I understand where players are coming from when they say this as you can definitely feel the dampened response, but the racquet still gives you plenty of touch and feel.

I could feel this at the net on my volleys, at the back of the court on my groundstrokes and especially on my slice which also felt heavenly!

My 15-minute volleying masterclass could have been just a result of blind luck, but the racquet did feel great.

The fact I could make more than 5 in a row means I give this racquet a 9.5 out of 10 on the volleys.

With such a strong score on the groundstrokes and volleys, I was looking forward to cracking some serves down with the Wilson Blade 98.


9out of 10

The racquet didn’t disappoint.

The combination of strong power but muted shock made for very comfortable serves and a great noise off the racquet, which I always think is an overlooked attribute!

It’s always great to hear a heavy thud off your strings whilst playing!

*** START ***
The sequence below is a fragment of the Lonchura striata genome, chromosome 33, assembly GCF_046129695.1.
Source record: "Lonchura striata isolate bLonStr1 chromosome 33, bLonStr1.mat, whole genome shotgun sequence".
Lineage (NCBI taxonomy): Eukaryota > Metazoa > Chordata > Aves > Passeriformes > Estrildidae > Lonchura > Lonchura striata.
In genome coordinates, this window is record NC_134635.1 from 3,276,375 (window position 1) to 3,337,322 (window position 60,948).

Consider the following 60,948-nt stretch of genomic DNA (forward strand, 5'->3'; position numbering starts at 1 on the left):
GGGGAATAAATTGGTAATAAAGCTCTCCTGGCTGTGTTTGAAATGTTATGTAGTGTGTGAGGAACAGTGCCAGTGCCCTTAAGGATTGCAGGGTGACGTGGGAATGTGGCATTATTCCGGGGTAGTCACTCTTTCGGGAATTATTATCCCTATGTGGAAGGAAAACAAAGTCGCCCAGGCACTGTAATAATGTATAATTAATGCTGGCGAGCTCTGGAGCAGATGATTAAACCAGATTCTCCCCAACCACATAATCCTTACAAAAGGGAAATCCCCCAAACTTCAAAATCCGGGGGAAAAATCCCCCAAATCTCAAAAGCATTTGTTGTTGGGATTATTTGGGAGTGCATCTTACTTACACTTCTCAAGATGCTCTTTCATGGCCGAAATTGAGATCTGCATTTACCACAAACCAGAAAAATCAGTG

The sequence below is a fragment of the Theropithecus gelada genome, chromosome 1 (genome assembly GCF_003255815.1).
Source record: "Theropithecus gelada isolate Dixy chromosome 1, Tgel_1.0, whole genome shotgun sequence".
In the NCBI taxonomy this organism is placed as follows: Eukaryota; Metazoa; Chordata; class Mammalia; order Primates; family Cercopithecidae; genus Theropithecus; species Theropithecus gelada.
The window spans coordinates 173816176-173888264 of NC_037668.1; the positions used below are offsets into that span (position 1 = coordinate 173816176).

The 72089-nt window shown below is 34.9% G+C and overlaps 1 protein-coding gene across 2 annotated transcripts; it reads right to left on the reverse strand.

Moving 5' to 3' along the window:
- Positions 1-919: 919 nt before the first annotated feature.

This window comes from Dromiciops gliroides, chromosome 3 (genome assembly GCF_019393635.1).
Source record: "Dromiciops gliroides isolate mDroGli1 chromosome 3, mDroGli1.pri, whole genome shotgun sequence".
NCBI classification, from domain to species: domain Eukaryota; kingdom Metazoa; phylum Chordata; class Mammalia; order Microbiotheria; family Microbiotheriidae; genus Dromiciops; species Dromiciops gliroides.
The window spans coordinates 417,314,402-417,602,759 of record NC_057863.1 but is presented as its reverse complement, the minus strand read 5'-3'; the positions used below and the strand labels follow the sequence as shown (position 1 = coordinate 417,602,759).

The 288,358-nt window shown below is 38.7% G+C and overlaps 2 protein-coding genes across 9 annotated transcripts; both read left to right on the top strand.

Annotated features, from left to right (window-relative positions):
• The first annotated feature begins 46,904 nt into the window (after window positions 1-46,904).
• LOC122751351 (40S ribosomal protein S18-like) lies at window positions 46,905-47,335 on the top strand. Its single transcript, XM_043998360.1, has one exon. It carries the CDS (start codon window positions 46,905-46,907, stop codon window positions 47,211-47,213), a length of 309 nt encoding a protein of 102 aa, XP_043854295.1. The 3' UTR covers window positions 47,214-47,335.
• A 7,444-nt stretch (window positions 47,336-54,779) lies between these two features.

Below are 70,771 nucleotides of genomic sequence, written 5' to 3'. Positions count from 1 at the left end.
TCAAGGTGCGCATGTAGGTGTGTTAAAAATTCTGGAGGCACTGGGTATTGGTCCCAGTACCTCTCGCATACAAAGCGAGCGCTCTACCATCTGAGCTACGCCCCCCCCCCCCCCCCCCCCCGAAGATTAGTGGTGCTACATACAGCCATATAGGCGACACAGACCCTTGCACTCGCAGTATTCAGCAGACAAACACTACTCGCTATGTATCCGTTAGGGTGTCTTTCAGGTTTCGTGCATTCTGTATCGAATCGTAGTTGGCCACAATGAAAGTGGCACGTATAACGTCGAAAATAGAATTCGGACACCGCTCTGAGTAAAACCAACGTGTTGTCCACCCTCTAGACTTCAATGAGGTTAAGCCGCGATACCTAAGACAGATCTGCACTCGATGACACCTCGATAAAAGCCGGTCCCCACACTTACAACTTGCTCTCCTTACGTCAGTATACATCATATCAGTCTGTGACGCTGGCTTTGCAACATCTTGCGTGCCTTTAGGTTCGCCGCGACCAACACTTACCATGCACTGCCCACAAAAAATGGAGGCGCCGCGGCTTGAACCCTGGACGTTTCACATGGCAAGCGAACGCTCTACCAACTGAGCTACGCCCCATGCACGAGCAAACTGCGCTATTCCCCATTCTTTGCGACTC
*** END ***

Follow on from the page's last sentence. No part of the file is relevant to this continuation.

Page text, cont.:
I had plenty of power on my first serves and soon got the feeling I could stay there all day and all night without my arm getting tired.

It was at this point where I was really becoming impressed with the Wilson Blade 98 and with the new countervail technology.

Unfortunately, my second serve was not as successful. I again struggled to gain top spin on my second serve.

But having said this, the control the racket gave me made it easy for me to swing a little bigger.

Therefore, the slight lack of top spin didn’t disadvantage me a lot.

My slice serves were as expected – I could easily generate slice.

The easy power and control I received really shone through on the slice out wide serve and the swinger down the tee serve as well.

In terms of flattening the serve out to hit down the line or to hit cross court, I again felt at ease in generating the power I wanted, but also felt an overwhelming amount of confidence in placement and consistency as a result of the feel the Wilson Blade 98 gave me.